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Britain’s state-rescued Royal Bank of Scotland saw first-quarter net profits more than triple on lower restructuring costs and rising income, it said Friday.
Earnings after taxation surged to £792 million ($1.1 billion, 911 million euros) in the first three months of 2018, RBS announced in a results statement.
That easily beat analysts’ consensus forecasts and compared to a £259-million profit in the same part of 2017.
The Edinburgh-based lender – which is still 71-percent owned by the government – added that operating or underlying profit rallied 70 percent to £1.21 billion.
Total income increased by three percent to £3.3 billion.
‘This is a good set of results, showing the progress we are making, despite a more competitive market,’ said chief executive Ross McEwan.
‘Our income is up, costs are down and our capital has strengthened again.’
RBS booked £209 million in restructuring costs, down from £577 million last time around, while there were also £19 million in conduct and litigation charges for the quarter.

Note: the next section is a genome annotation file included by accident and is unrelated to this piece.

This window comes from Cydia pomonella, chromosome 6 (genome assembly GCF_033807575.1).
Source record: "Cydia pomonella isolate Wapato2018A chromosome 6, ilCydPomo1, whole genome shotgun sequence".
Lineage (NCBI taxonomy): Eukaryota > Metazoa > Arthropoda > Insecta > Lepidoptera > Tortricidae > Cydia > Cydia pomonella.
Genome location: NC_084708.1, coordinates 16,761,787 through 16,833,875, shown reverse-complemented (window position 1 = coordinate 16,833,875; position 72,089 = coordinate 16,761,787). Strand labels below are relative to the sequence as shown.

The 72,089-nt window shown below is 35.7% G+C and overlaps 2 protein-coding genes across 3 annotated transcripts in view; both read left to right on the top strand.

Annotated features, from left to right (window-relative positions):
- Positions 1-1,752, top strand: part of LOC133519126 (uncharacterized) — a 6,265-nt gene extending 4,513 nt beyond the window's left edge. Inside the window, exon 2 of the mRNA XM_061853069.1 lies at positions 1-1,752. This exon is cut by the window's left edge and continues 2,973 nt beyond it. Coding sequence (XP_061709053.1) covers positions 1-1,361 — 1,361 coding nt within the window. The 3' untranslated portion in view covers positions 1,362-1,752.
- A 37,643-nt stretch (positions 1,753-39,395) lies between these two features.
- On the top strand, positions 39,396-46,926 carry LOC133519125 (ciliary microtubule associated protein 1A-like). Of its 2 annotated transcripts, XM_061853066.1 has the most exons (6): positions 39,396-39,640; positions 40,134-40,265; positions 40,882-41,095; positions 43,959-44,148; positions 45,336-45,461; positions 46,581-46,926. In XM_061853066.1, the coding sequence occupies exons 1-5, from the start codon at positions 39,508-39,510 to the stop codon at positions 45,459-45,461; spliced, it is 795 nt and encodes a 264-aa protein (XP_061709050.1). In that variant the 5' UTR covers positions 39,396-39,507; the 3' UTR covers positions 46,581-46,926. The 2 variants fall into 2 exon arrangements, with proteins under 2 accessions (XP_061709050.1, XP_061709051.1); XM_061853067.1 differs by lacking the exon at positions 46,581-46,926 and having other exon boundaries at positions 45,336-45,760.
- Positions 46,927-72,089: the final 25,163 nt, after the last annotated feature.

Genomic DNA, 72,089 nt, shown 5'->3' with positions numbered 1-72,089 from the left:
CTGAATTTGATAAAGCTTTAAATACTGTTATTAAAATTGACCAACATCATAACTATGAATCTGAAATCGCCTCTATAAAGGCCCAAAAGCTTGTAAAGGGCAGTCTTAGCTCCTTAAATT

However, it did not show any charges for payment protection insurance (PPI) mis-selling claims.
The group is meanwhile yet to reach what is expected to be a multi-billion-dollar penalty settlement with the US authorities over claims that it mis-sold mortgage-backed securities in the run-up to the global financial crisis.
Britain’s Conservative government had announced last year that it planned to re-privatise RBS with the aim of selling £15 billion of its stake by 2023.
Back in February, RBS had posted its first annual bottom-line profit since 2007, or the eve of the global financial crisis, following a huge drop in litigation costs.